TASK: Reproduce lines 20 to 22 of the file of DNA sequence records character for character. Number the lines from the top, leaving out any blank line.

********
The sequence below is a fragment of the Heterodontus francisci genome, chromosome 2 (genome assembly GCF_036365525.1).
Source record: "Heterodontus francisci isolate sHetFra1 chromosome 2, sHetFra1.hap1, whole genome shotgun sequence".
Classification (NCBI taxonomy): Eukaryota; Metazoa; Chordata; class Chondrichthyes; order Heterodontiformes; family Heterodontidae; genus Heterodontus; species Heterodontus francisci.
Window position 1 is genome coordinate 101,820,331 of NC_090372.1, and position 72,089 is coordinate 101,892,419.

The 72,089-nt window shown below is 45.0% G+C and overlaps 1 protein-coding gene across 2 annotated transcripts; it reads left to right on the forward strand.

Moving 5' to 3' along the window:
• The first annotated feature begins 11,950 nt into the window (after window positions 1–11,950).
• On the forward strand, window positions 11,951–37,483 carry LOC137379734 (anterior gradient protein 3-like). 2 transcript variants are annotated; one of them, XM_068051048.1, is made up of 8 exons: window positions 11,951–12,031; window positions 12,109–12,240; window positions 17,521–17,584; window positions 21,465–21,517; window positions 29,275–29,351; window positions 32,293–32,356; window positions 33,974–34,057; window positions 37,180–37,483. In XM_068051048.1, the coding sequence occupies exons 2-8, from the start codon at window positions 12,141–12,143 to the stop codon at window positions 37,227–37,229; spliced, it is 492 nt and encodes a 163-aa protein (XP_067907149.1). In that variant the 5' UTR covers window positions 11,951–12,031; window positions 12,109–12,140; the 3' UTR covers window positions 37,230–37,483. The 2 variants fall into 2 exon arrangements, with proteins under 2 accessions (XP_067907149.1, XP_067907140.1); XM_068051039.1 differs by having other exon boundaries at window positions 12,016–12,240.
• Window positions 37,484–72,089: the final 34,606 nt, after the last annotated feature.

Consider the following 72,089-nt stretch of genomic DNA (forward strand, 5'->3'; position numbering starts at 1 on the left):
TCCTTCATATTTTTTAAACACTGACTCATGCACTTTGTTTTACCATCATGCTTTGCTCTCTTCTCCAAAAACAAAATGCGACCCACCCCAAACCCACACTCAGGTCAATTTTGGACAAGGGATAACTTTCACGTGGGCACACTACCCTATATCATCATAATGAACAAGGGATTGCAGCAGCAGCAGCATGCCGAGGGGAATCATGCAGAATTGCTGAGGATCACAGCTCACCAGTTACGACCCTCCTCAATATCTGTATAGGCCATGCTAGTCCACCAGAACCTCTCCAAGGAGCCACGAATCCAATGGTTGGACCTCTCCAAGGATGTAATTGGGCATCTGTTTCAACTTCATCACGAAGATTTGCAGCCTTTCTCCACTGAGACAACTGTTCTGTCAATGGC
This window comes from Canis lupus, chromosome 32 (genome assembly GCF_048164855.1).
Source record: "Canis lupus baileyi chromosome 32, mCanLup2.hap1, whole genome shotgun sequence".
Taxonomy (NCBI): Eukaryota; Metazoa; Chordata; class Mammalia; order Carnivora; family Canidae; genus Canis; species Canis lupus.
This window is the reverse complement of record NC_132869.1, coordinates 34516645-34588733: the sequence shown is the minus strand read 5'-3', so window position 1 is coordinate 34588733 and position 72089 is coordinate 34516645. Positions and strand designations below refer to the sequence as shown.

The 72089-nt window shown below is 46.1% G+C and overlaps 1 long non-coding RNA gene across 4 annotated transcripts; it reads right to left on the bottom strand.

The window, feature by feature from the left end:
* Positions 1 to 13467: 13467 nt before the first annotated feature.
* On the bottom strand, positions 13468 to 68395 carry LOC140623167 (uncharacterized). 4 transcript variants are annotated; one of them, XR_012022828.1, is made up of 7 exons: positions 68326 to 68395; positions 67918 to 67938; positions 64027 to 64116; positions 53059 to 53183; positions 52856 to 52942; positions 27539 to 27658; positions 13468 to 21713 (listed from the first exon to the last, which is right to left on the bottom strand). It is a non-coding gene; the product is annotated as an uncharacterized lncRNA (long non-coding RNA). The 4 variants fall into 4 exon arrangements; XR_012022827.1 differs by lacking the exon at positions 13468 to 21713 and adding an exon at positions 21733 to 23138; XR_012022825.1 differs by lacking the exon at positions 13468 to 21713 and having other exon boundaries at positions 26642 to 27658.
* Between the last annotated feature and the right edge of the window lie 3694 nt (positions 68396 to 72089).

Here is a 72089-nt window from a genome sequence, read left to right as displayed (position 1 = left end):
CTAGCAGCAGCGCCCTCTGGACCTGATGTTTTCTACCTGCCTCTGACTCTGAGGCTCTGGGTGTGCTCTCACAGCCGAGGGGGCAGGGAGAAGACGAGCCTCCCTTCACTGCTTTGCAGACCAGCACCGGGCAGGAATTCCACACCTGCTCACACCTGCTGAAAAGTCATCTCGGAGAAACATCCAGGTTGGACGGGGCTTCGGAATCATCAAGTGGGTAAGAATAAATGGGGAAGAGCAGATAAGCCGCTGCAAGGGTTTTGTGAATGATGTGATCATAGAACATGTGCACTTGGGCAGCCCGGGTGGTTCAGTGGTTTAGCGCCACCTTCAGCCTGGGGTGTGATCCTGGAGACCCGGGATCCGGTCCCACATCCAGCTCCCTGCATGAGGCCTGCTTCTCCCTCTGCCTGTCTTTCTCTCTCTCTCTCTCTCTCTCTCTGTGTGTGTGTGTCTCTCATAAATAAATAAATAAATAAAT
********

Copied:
* Between the last annotated feature and the right edge of the window lie 3694 nt (positions 68396 to 72089).

Here is a 72089-nt window from a genome sequence, read left to right as displayed (position 1 = left end):
CTAGCAGCAGCGCCCTCTGGACCTGATGTTTTCTACCTGCCTCTGACTCTGAGGCTCTGGGTGTGCTCTCACAGCCGAGGGGGCAGGGAGAAGACGAGCCTCCCTTCACTGCTTTGCAGACCAGCACCGGGCAGGAATTCCACACCTGCTCACACCTGCTGAAAAGTCATCTCGGAGAAACATCCAGGTTGGACGGGGCTTCGGAATCATCAAGTGGGTAAGAATAAATGGGGAAGAGCAGATAAGCCGCTGCAAGGGTTTTGTGAATGATGTGATCATAGAACATGTGCACTTGGGCAGCCCGGGTGGTTCAGTGGTTTAGCGCCACCTTCAGCCTGGGGTGTGATCCTGGAGACCCGGGATCCGGTCCCACATCCAGCTCCCTGCATGAGGCCTGCTTCTCCCTCTGCCTGTCTTTCTCTCTCTCTCTCTCTCTCTCTCTGTGTGTGTGTGTCTCTCATAAATAAATAAATAAATAAAT